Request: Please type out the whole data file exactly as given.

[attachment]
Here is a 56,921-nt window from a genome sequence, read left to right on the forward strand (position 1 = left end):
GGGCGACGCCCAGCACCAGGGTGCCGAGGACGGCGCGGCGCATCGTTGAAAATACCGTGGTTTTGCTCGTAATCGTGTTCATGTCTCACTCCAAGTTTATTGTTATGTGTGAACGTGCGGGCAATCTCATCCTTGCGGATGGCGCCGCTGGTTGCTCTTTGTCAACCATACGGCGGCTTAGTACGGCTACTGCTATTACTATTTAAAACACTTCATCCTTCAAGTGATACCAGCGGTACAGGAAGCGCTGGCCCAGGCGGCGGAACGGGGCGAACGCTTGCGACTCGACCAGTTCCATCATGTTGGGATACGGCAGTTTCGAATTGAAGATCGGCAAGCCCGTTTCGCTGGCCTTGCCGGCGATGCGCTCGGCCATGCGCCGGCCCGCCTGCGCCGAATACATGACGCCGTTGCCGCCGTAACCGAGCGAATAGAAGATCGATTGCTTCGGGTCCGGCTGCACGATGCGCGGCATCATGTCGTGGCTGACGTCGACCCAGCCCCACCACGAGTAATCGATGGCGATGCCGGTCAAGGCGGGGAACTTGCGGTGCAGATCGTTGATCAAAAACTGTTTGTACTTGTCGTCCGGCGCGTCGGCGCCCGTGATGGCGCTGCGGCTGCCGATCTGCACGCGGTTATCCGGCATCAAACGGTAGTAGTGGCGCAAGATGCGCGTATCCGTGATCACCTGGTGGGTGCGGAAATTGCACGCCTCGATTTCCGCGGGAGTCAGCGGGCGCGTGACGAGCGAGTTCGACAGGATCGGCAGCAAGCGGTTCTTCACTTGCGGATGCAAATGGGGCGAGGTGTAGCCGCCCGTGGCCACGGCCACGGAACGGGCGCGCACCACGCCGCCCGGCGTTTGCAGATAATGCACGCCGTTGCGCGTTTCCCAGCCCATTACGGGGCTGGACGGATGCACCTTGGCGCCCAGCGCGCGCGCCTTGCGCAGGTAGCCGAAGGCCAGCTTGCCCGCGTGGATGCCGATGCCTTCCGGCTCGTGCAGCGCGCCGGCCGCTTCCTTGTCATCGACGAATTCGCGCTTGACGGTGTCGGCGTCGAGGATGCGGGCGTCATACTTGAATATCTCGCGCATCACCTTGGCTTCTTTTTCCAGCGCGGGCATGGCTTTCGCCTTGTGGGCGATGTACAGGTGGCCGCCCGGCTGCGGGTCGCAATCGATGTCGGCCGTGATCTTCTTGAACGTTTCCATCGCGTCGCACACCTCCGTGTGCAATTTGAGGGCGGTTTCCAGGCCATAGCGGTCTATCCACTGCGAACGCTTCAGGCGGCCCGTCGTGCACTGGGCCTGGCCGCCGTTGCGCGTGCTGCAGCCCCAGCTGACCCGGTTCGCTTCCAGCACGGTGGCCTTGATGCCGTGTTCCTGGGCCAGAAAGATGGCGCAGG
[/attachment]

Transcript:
Here is a 56,921-nt window from a genome sequence, read left to right on the forward strand (position 1 = left end):
GGGCGACGCCCAGCACCAGGGTGCCGAGGACGGCGCGGCGCATCGTTGAAAATACCGTGGTTTTGCTCGTAATCGTGTTCATGTCTCACTCCAAGTTTATTGTTATGTGTGAACGTGCGGGCAATCTCATCCTTGCGGATGGCGCCGCTGGTTGCTCTTTGTCAACCATACGGCGGCTTAGTACGGCTACTGCTATTACTATTTAAAACACTTCATCCTTCAAGTGATACCAGCGGTACAGGAAGCGCTGGCCCAGGCGGCGGAACGGGGCGAACGCTTGCGACTCGACCAGTTCCATCATGTTGGGATACGGCAGTTTCGAATTGAAGATCGGCAAGCCCGTTTCGCTGGCCTTGCCGGCGATGCGCTCGGCCATGCGCCGGCCCGCCTGCGCCGAATACATGACGCCGTTGCCGCCGTAACCGAGCGAATAGAAGATCGATTGCTTCGGGTCCGGCTGCACGATGCGCGGCATCATGTCGTGGCTGACGTCGACCCAGCCCCACCACGAGTAATCGATGGCGATGCCGGTCAAGGCGGGGAACTTGCGGTGCAGATCGTTGATCAAAAACTGTTTGTACTTGTCGTCCGGCGCGTCGGCGCCCGTGATGGCGCTGCGGCTGCCGATCTGCACGCGGTTATCCGGCATCAAACGGTAGTAGTGGCGCAAGATGCGCGTATCCGTGATCACCTGGTGGGTGCGGAAATTGCACGCCTCGATTTCCGCGGGAGTCAGCGGGCGCGTGACGAGCGAGTTCGACAGGATCGGCAGCAAGCGGTTCTTCACTTGCGGATGCAAATGGGGCGAGGTGTAGCCGCCCGTGGCCACGGCCACGGAACGGGCGCGCACCACGCCGCCCGGCGTTTGCAGATAATGCACGCCGTTGCGCGTTTCCCAGCCCATTACGGGGCTGGACGGATGCACCTTGGCGCCCAGCGCGCGCGCCTTGCGCAGGTAGCCGAAGGCCAGCTTGCCCGCGTGGATGCCGATGCCTTCCGGCTCGTGCAGCGCGCCGGCCGCTTCCTTGTCATCGACGAATTCGCGCTTGACGGTGTCGGCGTCGAGGATGCGGGCGTCATACTTGAATATCTCGCGCATCACCTTGGCTTCTTTTTCCAGCGCGGGCATGGCTTTCGCCTTGTGGGCGATGTACAGGTGGCCGCCCGGCTGCGGGTCGCAATCGATGTCGGCCGTGATCTTCTTGAACGTTTCCATCGCGTCGCACACCTCCGTGTGCAATTTGAGGGCGGTTTCCAGGCCATAGCGGTCTATCCACTGCGAACGCTTCAGGCGGCCCGTCGTGCACTGGGCCTGGCCGCCGTTGCGCGTGCTGCAGCCCCAGCTGACCCGGTTCGCTTCCAGCACGGTGGCCTTGATGCCGTGTTCCTGGGCCAGAAAGATGGCGCAGG